Finally, apps. Yes, apps are an aggressive usurper of the RWD reign. But apps actually suffer a similar problem to RWD – they generally present the same content to everyone.
As responsive design begins to leverage metadata information more, it can get to a place where it’s showing a specific design and specific content to a specific audience. For example, if kids are using a site, it’ll be designed in bright, fun colours.
Responsive design is uniquely positioned to take advantage of that sort of development – and it just might prove its saving grace.
5 Questions to ask before choosing responsive design
Responsive is great for when it’s appropriate, but there are a few caveats to this.
Here are 5 basic questions to ask yourself before committing to a responsive design:
1. Does your content provide a good UX on a smaller screen?
Many designers and developers simply take their website’s desktop version and decide to compress it with media queries (media queries are special “commands” that can be issued via a style-sheet to get your website to look certain ways when the window hits certain sizes/dimensions), but keep the same basic content layout/arrangement for several different viewports.
This can make for a very uncomfortable user experience without content structure repositioning.
Responsive design is great because it allows you to make changes to your markup and CSS when a site is viewed at certain screen dimensions. Take advantage of this by making sure your site’s content looks presentable on a number of common device’s screen sizes.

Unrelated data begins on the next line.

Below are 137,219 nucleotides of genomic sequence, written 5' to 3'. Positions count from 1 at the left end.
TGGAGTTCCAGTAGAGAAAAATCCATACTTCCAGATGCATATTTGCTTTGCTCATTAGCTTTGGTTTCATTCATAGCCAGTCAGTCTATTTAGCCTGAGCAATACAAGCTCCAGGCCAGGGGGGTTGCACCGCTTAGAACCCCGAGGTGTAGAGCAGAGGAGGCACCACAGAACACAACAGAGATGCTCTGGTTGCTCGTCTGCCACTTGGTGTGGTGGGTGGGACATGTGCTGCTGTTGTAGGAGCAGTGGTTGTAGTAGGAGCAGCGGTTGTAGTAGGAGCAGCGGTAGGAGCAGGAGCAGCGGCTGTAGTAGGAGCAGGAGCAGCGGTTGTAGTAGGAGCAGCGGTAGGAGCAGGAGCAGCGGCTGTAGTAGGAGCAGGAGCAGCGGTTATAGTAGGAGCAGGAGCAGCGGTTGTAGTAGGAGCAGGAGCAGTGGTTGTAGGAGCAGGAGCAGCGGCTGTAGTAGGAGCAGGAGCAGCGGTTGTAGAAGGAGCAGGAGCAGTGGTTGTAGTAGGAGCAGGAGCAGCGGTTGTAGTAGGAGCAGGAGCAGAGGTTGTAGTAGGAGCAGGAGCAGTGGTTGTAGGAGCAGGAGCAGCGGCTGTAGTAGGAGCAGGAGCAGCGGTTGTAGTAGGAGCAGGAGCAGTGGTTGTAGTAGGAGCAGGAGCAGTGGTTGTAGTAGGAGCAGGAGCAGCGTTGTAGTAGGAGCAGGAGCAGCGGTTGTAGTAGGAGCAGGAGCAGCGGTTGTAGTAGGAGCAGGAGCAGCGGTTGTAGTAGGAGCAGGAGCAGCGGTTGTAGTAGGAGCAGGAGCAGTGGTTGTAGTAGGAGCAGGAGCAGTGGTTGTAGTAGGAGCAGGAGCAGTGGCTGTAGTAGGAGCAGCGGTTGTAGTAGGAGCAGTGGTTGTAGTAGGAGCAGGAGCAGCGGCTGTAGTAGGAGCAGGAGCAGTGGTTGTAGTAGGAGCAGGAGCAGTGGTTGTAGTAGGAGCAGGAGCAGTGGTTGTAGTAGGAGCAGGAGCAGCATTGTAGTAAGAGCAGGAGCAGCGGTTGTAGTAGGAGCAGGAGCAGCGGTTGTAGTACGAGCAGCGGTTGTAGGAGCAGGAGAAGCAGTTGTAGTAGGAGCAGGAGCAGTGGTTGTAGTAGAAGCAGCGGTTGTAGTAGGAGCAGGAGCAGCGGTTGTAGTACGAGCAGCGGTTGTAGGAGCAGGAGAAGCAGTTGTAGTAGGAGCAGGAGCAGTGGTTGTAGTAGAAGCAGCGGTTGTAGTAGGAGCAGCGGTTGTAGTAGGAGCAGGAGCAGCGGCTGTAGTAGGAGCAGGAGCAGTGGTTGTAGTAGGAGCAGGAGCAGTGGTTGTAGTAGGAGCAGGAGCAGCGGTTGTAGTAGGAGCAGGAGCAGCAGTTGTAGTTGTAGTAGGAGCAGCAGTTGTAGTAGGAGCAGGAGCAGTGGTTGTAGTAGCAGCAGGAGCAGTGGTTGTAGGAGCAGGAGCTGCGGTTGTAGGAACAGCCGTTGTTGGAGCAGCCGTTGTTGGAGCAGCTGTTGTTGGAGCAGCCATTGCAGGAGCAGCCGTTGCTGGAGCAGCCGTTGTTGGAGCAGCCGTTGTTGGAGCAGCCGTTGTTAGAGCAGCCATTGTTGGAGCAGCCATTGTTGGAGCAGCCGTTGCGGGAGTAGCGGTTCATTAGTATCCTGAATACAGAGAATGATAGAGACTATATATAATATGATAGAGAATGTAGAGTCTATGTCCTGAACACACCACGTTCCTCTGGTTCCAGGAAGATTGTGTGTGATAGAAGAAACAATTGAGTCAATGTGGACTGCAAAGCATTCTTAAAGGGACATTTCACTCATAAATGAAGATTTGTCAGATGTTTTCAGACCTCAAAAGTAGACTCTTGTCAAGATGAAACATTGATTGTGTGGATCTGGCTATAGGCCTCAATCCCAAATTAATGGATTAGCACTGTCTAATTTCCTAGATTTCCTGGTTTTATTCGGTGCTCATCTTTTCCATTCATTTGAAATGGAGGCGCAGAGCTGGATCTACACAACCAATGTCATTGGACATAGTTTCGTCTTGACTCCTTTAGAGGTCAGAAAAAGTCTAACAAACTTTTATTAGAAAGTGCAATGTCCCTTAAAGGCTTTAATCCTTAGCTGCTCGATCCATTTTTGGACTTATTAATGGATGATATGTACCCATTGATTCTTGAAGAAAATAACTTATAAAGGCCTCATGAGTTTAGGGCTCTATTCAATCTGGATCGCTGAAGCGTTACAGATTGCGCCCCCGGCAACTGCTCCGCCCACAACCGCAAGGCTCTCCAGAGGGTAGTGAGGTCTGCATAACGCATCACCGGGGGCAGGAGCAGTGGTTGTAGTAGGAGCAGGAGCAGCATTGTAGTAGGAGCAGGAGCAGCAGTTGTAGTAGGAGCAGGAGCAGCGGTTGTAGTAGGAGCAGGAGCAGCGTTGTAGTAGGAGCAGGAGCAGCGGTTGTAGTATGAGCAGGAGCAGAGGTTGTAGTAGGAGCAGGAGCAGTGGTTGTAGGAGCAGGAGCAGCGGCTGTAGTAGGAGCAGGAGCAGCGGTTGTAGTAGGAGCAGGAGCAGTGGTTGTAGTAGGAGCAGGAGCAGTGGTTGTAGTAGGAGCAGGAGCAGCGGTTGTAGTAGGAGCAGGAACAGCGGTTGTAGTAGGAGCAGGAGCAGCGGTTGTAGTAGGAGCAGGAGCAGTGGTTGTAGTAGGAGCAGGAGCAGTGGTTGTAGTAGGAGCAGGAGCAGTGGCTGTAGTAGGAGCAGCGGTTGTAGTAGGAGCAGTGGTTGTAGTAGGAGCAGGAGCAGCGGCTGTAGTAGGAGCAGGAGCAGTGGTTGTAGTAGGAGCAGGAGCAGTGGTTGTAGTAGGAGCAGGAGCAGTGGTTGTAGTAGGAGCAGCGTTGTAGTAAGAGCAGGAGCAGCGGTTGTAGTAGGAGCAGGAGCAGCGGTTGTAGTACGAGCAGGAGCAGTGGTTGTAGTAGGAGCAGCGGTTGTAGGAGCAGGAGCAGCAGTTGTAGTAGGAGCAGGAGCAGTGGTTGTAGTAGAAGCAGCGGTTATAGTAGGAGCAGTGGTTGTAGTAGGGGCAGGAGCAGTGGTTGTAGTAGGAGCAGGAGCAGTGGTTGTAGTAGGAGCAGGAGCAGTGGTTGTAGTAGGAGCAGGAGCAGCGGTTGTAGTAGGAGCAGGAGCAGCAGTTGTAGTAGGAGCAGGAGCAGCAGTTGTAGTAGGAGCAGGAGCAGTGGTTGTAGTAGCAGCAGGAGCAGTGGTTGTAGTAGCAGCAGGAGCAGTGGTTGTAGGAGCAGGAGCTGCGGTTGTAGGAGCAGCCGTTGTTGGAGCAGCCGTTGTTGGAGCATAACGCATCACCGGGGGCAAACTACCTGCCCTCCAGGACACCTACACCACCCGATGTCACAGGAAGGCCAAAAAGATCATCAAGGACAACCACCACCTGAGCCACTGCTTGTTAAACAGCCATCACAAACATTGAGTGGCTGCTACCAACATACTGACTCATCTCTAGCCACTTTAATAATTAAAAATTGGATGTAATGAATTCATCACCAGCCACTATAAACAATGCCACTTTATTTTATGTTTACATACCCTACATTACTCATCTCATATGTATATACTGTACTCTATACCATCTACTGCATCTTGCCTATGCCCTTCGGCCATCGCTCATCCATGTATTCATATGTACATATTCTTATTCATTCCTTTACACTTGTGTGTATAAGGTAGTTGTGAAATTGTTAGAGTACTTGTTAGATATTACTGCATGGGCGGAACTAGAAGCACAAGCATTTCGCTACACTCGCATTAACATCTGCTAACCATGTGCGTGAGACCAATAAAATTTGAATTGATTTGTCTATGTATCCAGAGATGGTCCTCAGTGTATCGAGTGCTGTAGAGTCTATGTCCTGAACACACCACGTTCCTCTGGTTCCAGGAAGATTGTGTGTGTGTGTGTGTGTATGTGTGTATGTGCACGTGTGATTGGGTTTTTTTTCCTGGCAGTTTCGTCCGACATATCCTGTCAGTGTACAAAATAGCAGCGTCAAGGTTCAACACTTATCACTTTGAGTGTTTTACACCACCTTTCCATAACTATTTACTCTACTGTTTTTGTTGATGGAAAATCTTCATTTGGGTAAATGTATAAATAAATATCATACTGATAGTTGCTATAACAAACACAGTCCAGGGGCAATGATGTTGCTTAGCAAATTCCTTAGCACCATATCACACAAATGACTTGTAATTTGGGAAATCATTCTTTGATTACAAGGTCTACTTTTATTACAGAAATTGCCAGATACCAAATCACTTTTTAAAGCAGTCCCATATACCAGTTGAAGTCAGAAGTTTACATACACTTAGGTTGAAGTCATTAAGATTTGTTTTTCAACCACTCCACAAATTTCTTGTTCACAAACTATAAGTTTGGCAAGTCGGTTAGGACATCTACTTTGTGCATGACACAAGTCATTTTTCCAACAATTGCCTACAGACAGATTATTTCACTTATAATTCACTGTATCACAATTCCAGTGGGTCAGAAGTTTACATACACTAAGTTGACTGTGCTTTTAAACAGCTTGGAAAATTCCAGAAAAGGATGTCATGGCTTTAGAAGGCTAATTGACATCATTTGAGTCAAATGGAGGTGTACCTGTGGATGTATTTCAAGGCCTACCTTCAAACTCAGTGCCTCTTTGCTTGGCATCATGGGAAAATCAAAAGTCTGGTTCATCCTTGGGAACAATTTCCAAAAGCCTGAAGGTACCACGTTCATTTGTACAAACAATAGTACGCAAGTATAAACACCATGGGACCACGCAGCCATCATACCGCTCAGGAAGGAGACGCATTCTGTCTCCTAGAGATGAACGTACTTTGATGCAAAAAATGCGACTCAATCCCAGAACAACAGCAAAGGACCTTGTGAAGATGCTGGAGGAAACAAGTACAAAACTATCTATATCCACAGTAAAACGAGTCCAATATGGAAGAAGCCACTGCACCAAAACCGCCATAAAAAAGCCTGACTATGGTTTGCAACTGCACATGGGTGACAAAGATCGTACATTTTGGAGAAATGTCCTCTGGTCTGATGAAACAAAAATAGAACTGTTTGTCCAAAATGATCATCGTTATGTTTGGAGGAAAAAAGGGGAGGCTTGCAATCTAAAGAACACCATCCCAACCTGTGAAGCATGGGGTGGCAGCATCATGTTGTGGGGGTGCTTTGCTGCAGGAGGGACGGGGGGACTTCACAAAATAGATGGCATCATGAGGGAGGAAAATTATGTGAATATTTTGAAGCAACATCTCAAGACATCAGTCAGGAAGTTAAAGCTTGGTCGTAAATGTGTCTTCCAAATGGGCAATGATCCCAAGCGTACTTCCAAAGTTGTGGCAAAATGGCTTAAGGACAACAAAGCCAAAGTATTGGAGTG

Don’t just shrink the content, move it around by creating custom markup for each device.
Turn a long, horizontal nav into a touch-activated dropdown menu. Turn content side-by-side into content stacked vertically on top of one another.
Responsive design isn’t just ensuring content fits the screen, but that it fits it well.
Be creative and always remember the UX comes first, which is why responsive exists in the first place.
2. Does your site rely on display advertising?
This is a natural extension of the first question on this list. Responsive websites shrink or reposition content depending on the screen size.
Display advertising is a common way for websites to generate revenue. Most leading ad platforms have created responsive ad sizes, but placement is still important.
Views and clicks on those ads are crucial in this case, and a responsive layout that isn't well thought out may bury ad content that was once on top of your sidebar all the way at the bottom of a page.
Think about where your users are going to look when accessing your website from different size devices. Where will their eyes focus? What parts of the website will they most be likely to navigate to?
These are all questions to take into account when creating your responsive layout, and the answers will differ per each device size.
3. Will your mobile/responsive design defeat user expectation?
Again, this is a question to ask after the first question on this list. The bottom line of designing a website is to appease the end user who has to use the site.
Although users are increasingly becoming more accustomed to designs changing with the devices they use, some websites might make sense to keep the overall layout the way it is to curtail to user expectations and comfort.
Your webpages may look good on a smaller screen, but it still has to function well, and if users can’t find where certain features are, a pretty aesthetic won’t keep them from leaving the page.
A blog is a good example of this. Most blogs have a look and layout that’s expected: header, content, sidebar. Where do you move that sidebar? Will it reposition to the very bottom of the screen? Will it become a slide-out menu? These are things one has to consider.